U.S. Bank Presents $50,000 Check; Foundations Start Recovery Planning

As a coalition of regional community foundations visited Joplin today to begin learning how charitable donations can best help rebuild the community, U.S. Bank underscored its commitment to that process by presenting a $50,000 check to the Joplin Recovery Fund.

“We’re here to focus on the mid-term and long-term recovery of our community,” said Clifford E. Wert, U.S. Bank Region President.

CFO President Brian Fogle said this donation addresses both the mission and approach  that the community foundations want to take in developing philanthropic resources for the long recovery ahead.

“What we need are funds that are flexible and allow total local control,” Fogle said. “We’re all in this together; we’re all here to help.”

Tulsa Community Foundation CEO Phil Lakin, Jr., said he wanted to visit so he could share Joplin’s story with donors in his region interested in helping the city rebuild after the storm that killed 139, destroyed about 8,000 homes and destroyed or seriously damaged about 400 businesses.

“We were quick to step up because we know we need to support our neighbors to the east,” Lakin said.

The Tulsa Community Foundation, the Greater Kansas City Community Foundation and the Community Foundation of Southeast Kansas joined the CFO and its Joplin-Carthage affiliate, the Community Foundation of Southwest Missouri, Inc., for a meeting with Joplin leaders before the check presentation.

The foundations, which will shepherd charitable donations toward a community-based recovery grantmaking group, met with Joplin Mayor Mike Woolston, City Manager Mark Rohr, and representatives from the Joplin Area Chamber of Commerce, the United Way, the COAD group, and the Economic Security Corp. More than $600,000 has been raised thus far.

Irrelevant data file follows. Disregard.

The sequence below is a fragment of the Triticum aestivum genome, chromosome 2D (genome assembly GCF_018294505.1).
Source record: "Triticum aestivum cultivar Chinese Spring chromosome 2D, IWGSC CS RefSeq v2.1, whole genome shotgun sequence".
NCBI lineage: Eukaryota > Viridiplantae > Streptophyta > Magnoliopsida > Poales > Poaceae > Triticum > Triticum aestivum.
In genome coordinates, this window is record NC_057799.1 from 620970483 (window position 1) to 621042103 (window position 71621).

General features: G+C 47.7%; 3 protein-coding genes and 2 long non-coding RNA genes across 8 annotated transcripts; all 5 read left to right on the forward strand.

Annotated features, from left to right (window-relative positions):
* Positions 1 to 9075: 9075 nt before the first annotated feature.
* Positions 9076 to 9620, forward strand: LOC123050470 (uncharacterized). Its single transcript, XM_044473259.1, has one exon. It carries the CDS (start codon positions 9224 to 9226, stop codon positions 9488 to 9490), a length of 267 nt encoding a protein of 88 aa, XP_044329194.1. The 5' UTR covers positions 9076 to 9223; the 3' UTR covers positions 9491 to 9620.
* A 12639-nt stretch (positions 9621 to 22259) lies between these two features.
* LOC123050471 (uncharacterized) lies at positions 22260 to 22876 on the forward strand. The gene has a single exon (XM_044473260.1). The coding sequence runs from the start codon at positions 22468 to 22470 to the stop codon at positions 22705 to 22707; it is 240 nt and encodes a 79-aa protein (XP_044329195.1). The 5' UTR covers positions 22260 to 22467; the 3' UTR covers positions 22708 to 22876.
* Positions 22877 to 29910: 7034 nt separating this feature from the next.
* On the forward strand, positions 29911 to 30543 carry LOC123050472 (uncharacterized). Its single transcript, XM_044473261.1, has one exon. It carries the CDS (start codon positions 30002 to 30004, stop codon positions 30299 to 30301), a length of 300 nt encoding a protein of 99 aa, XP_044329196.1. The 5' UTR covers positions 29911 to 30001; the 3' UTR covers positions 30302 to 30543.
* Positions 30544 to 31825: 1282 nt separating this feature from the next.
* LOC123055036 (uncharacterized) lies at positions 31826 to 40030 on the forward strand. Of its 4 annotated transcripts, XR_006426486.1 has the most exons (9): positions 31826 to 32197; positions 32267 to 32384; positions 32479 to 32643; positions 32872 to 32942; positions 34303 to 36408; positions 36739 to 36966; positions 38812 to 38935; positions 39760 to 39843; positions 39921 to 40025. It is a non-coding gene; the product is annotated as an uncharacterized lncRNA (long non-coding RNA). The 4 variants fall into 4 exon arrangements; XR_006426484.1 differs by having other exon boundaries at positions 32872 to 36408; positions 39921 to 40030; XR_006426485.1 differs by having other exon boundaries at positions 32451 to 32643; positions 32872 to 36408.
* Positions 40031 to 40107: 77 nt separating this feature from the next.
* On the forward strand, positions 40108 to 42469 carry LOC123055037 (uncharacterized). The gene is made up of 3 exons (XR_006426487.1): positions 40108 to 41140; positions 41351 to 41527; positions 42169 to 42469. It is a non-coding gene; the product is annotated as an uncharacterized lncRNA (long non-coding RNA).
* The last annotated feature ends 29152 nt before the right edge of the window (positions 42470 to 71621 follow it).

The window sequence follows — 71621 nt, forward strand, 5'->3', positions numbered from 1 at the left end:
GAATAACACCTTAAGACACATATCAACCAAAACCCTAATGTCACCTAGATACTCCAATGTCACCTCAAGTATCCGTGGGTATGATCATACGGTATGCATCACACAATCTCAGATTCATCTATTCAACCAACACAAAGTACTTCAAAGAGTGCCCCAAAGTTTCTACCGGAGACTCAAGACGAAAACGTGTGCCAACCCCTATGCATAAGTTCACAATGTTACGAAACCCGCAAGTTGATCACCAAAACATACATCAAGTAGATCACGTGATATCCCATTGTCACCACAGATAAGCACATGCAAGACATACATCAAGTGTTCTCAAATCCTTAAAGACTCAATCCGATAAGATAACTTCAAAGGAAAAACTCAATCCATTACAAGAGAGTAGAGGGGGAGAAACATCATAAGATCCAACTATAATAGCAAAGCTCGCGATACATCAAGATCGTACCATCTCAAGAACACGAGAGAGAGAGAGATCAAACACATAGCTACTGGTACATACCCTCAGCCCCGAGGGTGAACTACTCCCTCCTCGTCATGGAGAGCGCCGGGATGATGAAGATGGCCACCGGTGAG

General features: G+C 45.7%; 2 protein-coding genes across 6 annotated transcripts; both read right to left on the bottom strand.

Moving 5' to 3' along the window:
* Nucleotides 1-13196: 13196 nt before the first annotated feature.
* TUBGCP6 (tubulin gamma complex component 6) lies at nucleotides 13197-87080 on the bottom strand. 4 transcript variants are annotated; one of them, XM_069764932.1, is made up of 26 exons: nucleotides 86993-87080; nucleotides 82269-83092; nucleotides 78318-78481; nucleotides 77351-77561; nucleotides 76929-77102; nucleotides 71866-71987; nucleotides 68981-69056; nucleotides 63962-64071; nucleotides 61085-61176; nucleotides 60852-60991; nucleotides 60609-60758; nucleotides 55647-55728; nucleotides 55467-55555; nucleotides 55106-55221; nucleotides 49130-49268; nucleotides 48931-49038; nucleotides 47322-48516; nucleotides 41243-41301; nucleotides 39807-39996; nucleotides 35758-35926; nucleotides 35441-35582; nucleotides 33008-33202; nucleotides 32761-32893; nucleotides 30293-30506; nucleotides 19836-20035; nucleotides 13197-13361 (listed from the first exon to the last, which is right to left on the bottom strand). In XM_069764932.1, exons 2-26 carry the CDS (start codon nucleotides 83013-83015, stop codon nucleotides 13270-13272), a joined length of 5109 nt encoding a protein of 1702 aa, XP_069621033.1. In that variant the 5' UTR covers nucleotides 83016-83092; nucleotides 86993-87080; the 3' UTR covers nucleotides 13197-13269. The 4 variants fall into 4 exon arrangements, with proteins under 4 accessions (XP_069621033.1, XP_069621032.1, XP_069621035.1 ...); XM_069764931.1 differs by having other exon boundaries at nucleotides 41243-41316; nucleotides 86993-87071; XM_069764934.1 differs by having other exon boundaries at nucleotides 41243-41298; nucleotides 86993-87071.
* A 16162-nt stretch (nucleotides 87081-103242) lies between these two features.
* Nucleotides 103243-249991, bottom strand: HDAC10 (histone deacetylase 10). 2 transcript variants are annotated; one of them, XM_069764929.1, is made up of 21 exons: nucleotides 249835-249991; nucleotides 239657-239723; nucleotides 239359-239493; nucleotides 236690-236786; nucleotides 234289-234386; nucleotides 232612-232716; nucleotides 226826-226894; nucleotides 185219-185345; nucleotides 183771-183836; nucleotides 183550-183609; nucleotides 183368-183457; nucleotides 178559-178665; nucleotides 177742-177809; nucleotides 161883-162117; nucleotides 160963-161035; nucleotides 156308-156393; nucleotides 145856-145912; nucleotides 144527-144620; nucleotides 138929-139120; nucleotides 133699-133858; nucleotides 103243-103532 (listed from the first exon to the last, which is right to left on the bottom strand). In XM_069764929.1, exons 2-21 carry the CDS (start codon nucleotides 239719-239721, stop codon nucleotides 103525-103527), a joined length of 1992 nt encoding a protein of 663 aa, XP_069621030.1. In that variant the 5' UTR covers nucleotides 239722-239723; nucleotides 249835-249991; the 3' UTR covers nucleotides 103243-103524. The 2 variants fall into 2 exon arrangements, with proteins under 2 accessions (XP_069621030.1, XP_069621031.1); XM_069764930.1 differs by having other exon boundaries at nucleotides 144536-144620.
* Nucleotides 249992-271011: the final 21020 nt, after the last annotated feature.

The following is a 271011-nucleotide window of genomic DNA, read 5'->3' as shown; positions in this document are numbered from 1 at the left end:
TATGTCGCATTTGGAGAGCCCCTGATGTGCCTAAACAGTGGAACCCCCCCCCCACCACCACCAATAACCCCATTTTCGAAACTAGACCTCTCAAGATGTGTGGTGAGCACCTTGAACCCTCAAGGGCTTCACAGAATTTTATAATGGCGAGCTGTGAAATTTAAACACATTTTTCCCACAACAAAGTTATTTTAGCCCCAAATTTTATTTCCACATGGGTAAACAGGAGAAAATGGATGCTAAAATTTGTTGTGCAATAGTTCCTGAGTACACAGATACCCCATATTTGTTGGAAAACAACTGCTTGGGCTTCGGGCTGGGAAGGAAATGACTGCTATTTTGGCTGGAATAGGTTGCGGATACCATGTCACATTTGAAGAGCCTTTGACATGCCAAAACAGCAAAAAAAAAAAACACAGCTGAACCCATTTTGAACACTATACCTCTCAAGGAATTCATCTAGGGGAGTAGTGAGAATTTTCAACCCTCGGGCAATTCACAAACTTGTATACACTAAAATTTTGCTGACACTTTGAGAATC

The group discussed other areas of Joplin’s non-profit sector that also should be represented on the recovery committee and listened to some anticipated needs and ideas. Some of the ways the philanthropic resources can be used is to fill gaps for non-profits that aren’t covered by insurance or FEMA aid and to leverage other resources such as matching-grant requirements. The committee’s first role will be to further define its guiding principles in deciding how to allocate these charitable dollars in the months and even years ahead.

“We have all the flexibility you need and we’re going to be here for the long haul,” said Michelle Ducre, the CFO’s staff associate in Joplin.

Donations to the Joplin Recovery Fund can be made online at: www.cfozarks.org/donate; or by check to the Community Foundation of the Ozarks, P.O. Box 8960, Springfield, MO, 65801. Please note “Joplin Recovery Fund” in the fund/program box online or on your check.

The CFO/CFSWMO has committed 100 percent of the Recovery Fund to Joplin’s rebuilding. Donations are tax-deductible to the fullest extent allowed by the IRS.

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